Benefits from this activity occur district wide and there is no benefit perceived from separate funding.Public – 90-100%, funded via a
Uniform Annual General Charge
and a differentiated General Rate.

Private – 0-10%, funded via some charges and donations.
Fishing HutsA valued, healthy and accessible
environment
Benefits from fishing huts are
enjoyed wholly by those people who choose to lease this type of
accommodation from the  Council.
Immediate and
ongoing to Fishing
Hut lessees.
The need is created by
people who choose to
lease these facilities.
This activity is self-funding.Public – 0%.
Private – 100%, funded via Fishing Huts lease fees.
ForestrySmart, diversified
economic success and
growth supported and enabled

A valued, healthy and accessible
environment
Benefits from forestry accrue to the public through the generation of
income to fund Council activities and storage of carbon to reduce the impact of climate change and meet obligations under climate
change agreements.
Immediate and
ongoing through
generation of
income for other
Council activities.
There are no specific
contributors to the need for this activity.
This activity is self-funding.Public – 0%.
Private – 100%, via the sale of
timber.
Halls and
Community
Centres (including
Aorangi Stadium)
High quality
infrastructure to meet community and business needs

Communities that are safe, vibrant and
growing
Direct benefits for individuals and groups who choose to use the facilities for functions and events.

Wider community benefits from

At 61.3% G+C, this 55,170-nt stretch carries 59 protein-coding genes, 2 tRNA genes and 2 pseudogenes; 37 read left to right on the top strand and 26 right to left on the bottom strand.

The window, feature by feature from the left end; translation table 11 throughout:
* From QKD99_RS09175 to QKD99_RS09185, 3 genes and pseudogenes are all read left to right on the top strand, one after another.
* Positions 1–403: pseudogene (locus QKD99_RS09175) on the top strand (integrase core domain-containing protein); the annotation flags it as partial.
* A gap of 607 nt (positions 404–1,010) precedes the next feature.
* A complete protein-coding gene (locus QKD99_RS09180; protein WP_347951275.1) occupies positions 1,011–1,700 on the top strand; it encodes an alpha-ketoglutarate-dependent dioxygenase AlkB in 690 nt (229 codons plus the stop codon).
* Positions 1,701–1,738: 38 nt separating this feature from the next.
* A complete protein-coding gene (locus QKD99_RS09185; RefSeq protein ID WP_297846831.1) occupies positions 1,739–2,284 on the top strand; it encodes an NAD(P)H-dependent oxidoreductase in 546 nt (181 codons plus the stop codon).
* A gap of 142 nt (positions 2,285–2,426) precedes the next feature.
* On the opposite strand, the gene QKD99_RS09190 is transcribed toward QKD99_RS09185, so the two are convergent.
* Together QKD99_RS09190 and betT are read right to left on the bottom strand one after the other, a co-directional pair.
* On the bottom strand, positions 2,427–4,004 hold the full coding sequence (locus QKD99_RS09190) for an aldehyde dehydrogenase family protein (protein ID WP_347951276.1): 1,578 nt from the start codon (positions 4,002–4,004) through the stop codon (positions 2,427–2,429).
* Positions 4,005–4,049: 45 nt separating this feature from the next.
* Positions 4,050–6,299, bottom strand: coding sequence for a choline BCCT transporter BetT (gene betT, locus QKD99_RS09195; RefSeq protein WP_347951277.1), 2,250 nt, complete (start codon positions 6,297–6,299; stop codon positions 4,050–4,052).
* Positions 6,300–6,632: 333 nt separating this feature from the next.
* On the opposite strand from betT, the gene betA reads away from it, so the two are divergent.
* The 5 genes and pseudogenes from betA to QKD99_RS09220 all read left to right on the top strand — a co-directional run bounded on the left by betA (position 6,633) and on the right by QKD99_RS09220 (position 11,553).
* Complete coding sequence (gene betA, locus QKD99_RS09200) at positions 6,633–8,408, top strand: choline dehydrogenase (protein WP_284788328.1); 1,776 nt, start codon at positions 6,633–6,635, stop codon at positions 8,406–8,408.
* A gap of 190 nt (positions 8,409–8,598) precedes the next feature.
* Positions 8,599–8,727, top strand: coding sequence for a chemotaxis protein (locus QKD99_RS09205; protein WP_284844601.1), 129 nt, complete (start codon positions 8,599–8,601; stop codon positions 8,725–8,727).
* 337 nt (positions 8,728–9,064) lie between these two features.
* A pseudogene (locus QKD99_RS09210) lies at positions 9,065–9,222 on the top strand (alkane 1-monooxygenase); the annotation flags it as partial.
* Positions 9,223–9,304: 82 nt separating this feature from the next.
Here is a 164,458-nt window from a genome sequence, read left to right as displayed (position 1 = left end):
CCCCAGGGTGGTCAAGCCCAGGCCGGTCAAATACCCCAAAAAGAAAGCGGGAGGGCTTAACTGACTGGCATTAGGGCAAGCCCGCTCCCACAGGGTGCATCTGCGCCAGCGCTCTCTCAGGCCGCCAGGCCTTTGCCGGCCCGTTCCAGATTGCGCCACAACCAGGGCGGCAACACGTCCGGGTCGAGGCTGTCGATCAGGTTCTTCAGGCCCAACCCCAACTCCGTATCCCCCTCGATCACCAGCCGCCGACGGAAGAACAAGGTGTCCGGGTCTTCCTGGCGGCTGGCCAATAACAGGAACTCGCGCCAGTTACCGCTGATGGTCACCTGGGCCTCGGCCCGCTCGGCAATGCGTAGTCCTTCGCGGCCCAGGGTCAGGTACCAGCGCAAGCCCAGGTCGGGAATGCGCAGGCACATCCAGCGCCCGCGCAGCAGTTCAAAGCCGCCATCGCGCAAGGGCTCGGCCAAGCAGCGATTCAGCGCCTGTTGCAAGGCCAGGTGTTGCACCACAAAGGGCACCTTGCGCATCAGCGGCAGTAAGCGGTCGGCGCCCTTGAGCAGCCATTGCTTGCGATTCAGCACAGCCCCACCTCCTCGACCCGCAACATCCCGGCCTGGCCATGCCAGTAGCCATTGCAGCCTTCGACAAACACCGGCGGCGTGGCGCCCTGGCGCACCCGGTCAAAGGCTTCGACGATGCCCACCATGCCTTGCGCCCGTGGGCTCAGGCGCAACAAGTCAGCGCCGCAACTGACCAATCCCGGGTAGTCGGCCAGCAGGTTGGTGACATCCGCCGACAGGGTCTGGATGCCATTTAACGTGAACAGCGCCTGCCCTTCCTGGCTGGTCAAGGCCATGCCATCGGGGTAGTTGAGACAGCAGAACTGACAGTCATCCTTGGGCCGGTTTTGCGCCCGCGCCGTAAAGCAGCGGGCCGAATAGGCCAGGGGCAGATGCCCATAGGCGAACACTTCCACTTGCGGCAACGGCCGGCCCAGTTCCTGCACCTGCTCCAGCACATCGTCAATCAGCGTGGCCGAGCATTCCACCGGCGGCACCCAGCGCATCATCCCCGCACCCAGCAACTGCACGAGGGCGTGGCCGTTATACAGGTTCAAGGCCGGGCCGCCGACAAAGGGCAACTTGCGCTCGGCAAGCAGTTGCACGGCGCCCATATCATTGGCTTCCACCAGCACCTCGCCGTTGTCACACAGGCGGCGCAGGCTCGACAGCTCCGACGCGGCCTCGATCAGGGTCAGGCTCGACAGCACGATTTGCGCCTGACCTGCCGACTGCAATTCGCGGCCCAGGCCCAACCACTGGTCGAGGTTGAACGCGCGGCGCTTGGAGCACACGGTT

use of the facilities for public events
or gatherings and as a hub in the event of civil defence emergencies.

Specific community benefits in
four communities where funding is provided to maintain community
owned halls.
Immediate and
ongoing benefits
to users.

Intergenerational
benefits to the
community
through
maintaining and
developing these
facilities.
The community benefits
widely from having halls
and community centres
available.
Benefits from this activity occur district wide and
there is no benefit
perceived from
separate funding.

Four centres are funded by rates based on dwellings in the area of the
community centres.
Public – 80-90%, funded via a
Uniform Annual General Charge
and a differentiated General
Rate and Targeted Rates for four
Community Centres.

Private – 10-20%, funded via Halls and Community Centres user fees and charges.
LibrariesHigh quality
infrastructure to meet community and business needs

Smart, diversified
economic success and
growth supported and enabled

Communities that are safe, vibrant and
growing

People enjoying a high quality of life
Direct benefit to individuals who use library services.

Wider benefits accrue largely to the community, through contributing
to a community that is literate and informed, access to information
and provision of a community
resource.

Some costs can be
recovered, but a high level of
recovery may restrict the ability of some people to continue to use
these services.
Immediate and
ongoing benefits
to users.

Intergenerational
benefits to the
community
through maintaining and
developing these facilities.
The community benefits
widely from having library services available.

It is appropriate to
charge penalties (i.e.
overdue fines) where people do not return
items on time.
Benefits from this activity occur district wide and
there is no benefit
perceived from
separate funding.
Public – 90-100%, funded via a
Uniform Annual General Charge
and a differentiated General Rate.

Private/Exacerbators – 0-10%,
funded via Libraries user fees, fines and charges.
Motor CampsSmart, diversified
economic success and
growth supported and enabled
Benefits from motor camps are enjoyed by those who lease the
facilities for use by groups and
individuals.

There is some wider economic benefit in having the